There are numerous other Linux distributions that would gladly take the opportunity to expand into such a large market, including Red Hat, which is a commercial enterprise. The best positioned operating system right now that could do the job is Ubuntu Kylin, a new Ubuntu flavor that was first released a little over a year ago.
It may be an official Ubuntu flavor, but the Ubuntu developers are not involved in the project. It's being built by Chinese programmers and focuses on that particular culture, with its own apps and governing principles.
What's even more interesting is that the developers of Ubuntu Kylin are already working with China's National University of Defense Technology and The China Software and Integrated Chip Promotions Center, which means that they are definitely on the Chinese government's radar.
It remains to be seen if Linux or Ubuntu Kylin will manage to make an impact in China. You can imagine that Microsoft will not sit idle and will most likely make some very hard to resist offers.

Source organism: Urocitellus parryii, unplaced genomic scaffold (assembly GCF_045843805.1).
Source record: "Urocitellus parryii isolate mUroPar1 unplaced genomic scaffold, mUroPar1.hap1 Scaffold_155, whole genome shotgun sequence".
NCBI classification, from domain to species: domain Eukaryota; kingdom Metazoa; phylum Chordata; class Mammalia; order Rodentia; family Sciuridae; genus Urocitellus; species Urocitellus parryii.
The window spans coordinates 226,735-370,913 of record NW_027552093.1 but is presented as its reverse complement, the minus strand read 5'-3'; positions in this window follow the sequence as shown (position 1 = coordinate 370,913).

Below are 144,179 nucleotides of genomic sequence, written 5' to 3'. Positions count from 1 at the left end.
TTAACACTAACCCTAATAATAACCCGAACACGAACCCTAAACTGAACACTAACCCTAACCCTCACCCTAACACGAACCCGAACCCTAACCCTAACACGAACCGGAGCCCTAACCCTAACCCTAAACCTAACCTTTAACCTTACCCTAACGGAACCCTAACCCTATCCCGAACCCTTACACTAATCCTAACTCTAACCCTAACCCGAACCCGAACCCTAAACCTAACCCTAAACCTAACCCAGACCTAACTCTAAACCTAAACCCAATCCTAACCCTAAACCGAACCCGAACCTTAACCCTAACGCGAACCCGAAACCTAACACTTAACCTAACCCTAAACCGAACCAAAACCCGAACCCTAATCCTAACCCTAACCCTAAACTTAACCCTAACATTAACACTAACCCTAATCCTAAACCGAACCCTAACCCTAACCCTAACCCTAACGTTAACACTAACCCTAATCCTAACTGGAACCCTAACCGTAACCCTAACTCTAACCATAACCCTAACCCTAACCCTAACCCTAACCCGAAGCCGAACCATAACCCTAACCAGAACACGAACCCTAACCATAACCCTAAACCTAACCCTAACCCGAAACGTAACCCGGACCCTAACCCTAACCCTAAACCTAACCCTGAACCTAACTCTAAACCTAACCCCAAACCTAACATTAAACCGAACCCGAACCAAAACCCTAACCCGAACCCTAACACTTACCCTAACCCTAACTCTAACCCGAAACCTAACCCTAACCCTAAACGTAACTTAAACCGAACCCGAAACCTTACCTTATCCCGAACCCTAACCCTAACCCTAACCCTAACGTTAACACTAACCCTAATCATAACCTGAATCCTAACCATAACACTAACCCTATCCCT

Perfect for general stuff such as word processing and surfing the net.
Not so good for more specialized stuff.
Hence the term "specialized."
Windows isn't good for more specialized stuff, either. The article isn't talking about specialization, but general desktop applications.
China probably has 2 or 3 copies of XP. The rest are bootleg.
Where is Golden Eagle to explain all of this info?
> Games galore on XP/Windows. None on Ubuntu.
> For years, I used a pro version of video editing software on XP and have no complaints. The equivalent “free version” on Ubuntu is lame (at best).